India follows preventive detention even in times of peace, which has been contented for a long time now. While no other civilized nation has this proposition during peacetime.

Constitutional safeguards against Preventive Detention Laws

Per Article 22, certain remedial and protective rights have been accorded to the detainees, they are:

  1. Advisory Board: Under Clause 4 of the article, no authority has been given leeway to detain a person for a period exceeding 3 months, without review and consequent approval for the same by an advisory board. The constituents of this advisory board will be judicial officers, holding the qualifications of a high court judge. Moreover, the report is mandated to be submitted before the expiration of said 3 months.
  2. Communication of grounds of detention to detainee: Under Clause 5 of the article, authorities detaining a person under any preventive detention law, are required to clearly communicate the grounds for the same, to the detenu.The ground of detention should have a rational and direct connection with the object which the detainee is prevented from attaining. The aforementioned communication should consist of relevant material facts and should not be a mere statement of facts.
  3. Detainee’s Right of representation: Under Clause 5 of the article, a detainee has the right to representation upon hearing the grounds of such detention. The authority providing the detention would be obliged to offer the earliest opportunity to attain such representation against the order.

Case laws

1. Nand Lal Bajaj Vs The state of Punjab and Anr. [1981 AIR 2041 ,1982 SCR (1) 718]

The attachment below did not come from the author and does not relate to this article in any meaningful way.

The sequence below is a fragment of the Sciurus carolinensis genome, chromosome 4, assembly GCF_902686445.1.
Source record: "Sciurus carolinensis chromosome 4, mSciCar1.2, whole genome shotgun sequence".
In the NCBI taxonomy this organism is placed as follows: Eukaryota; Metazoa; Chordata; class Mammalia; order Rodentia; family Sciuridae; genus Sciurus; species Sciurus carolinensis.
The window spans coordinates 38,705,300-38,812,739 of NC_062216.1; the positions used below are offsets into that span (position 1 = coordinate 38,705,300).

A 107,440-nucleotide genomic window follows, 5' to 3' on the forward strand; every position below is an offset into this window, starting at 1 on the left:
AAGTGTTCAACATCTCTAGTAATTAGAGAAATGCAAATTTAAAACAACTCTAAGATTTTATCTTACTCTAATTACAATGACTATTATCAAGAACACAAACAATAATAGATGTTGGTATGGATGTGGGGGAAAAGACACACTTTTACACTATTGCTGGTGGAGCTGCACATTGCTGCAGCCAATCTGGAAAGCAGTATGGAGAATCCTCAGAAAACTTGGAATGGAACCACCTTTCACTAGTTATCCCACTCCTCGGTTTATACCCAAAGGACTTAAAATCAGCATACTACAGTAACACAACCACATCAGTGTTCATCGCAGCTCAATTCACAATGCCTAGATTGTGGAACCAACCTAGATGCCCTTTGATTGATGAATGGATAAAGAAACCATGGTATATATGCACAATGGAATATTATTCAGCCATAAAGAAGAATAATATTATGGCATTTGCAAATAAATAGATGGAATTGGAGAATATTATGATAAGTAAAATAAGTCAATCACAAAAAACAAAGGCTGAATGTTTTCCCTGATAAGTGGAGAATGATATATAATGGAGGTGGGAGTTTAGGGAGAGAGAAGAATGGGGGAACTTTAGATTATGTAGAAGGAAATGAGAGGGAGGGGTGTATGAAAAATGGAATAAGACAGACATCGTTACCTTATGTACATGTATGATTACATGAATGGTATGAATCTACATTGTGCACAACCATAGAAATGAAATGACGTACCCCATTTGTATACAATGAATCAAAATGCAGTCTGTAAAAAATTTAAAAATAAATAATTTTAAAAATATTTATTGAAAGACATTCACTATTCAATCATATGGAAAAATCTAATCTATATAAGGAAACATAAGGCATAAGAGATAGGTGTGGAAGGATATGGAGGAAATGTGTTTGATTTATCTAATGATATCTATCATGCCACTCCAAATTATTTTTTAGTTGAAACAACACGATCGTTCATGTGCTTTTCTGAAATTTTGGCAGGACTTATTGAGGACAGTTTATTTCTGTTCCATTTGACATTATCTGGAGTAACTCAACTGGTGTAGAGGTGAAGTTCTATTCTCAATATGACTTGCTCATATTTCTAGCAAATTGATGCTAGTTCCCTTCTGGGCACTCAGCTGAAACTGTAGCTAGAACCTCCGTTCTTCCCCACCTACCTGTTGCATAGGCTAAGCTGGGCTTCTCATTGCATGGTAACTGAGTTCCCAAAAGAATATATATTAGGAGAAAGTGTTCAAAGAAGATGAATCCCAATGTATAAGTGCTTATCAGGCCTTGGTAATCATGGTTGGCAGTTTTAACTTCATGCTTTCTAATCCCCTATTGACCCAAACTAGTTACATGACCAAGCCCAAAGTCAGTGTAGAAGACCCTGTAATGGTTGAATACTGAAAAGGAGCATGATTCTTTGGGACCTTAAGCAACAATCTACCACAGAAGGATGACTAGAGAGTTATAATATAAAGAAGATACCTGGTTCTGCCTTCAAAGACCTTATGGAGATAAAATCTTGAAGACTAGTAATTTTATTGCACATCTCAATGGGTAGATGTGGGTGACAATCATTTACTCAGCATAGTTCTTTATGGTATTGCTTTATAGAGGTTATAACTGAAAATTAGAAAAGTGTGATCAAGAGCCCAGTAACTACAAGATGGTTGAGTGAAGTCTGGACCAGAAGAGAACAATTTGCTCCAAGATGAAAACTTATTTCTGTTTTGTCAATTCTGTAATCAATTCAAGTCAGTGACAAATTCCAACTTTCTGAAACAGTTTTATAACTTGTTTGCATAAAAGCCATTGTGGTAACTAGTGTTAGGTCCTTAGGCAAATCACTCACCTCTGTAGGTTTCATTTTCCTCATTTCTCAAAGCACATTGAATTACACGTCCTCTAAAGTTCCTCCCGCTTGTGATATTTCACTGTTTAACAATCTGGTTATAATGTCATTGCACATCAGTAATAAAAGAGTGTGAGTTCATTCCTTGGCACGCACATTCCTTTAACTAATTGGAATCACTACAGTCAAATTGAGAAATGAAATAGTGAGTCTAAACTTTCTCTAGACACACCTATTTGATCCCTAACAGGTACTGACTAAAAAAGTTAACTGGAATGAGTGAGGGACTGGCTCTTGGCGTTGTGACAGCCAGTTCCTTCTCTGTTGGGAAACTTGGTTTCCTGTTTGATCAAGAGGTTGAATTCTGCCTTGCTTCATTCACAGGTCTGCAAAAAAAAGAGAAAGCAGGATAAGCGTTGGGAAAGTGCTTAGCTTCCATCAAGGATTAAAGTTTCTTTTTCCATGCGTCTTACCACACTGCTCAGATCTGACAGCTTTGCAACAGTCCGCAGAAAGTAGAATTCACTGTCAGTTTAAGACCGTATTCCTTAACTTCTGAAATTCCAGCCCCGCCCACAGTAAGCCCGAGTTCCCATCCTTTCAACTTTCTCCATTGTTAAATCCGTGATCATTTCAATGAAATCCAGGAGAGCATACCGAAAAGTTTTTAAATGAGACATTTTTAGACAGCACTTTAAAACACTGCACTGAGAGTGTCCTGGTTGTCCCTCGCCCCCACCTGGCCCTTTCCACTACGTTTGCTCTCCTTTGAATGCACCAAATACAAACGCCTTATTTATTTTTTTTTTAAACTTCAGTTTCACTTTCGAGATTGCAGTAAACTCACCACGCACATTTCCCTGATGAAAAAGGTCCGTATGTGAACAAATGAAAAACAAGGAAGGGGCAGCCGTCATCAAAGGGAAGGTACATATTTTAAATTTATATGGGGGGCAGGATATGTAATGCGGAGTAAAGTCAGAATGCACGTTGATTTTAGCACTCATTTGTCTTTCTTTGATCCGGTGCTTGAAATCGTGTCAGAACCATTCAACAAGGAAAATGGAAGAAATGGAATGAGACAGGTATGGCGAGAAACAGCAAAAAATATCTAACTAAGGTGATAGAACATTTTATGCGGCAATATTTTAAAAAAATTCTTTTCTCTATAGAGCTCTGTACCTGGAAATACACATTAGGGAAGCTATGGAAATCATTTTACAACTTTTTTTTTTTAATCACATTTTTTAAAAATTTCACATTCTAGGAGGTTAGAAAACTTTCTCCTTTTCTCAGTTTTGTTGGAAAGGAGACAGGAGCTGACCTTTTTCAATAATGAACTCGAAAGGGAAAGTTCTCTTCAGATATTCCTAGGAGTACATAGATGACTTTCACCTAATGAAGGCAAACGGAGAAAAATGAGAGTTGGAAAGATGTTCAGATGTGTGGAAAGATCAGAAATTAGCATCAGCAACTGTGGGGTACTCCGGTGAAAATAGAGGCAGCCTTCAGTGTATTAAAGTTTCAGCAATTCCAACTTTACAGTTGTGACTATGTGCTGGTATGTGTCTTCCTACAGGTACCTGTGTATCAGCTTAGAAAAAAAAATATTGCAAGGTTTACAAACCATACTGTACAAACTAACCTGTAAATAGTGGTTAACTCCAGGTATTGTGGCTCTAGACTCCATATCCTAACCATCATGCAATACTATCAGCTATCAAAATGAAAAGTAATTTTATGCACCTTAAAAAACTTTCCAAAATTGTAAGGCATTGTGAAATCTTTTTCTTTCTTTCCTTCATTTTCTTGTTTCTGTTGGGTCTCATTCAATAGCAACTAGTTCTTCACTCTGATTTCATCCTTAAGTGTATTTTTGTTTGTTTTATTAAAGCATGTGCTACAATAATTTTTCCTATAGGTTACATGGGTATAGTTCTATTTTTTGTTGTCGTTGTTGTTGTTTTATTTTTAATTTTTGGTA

In the case, the Supreme Court commented that the structure of the legislative and the preventive detention legislation was incompatible together. It further propounded that any frequent Court action in such circumstances could be deemed an infringement on the

legislative and executive branches of government.

2. AK Gopalan Vs State of Madras [AIR 1950 SC 27,]

A.K Gopal was a communist leader who was sentenced in 1947, via a criminal procedure. While his conviction was later overturned, during her sentence in jail, he was served with an order under Section 3(1) of the Preventive Detention Act, 1950. Gopalan sought a writ of habeas corpus against his incarceration but under the prevalent law, was barred from divulging the grounds for his detention, even in the court of law. This was a landmark case wherein the supreme court limited personal liberty enshrined in Article 21, to merely the immediate physical body. This interpretation was however later broadened and overturned in the case of Maneka Gandhi.

3. Joginder Kumar Vs State of Uttar Pradesh [1994 AIR 1349, 1994 SCC (4) 260]

In this case, the Apex court established concrete grounds for an individual’s arrest. This case thus gave firm “guidelines for arrest ” and is colloquially called the” guidelines of arrest case”.Due to the rise in crime rates and indiscriminate arrests over time, the Supreme Court sought to strike a balance between the two in this decision.


The preventive detention provision has always lacked the element of ‘check and balance’ over its establishment and practice. This infringes on people’s rights and goes in contravention of the principle of natural justice. A major concern of preventive detention is that it is a very wide provision, without any mention of specifications and limitations, which exposes it to a wider context of interpretation thereby vesting major power in the hands of authority.

For any recourse, the provision must be looked into from an analytical perspective and amended accordingly.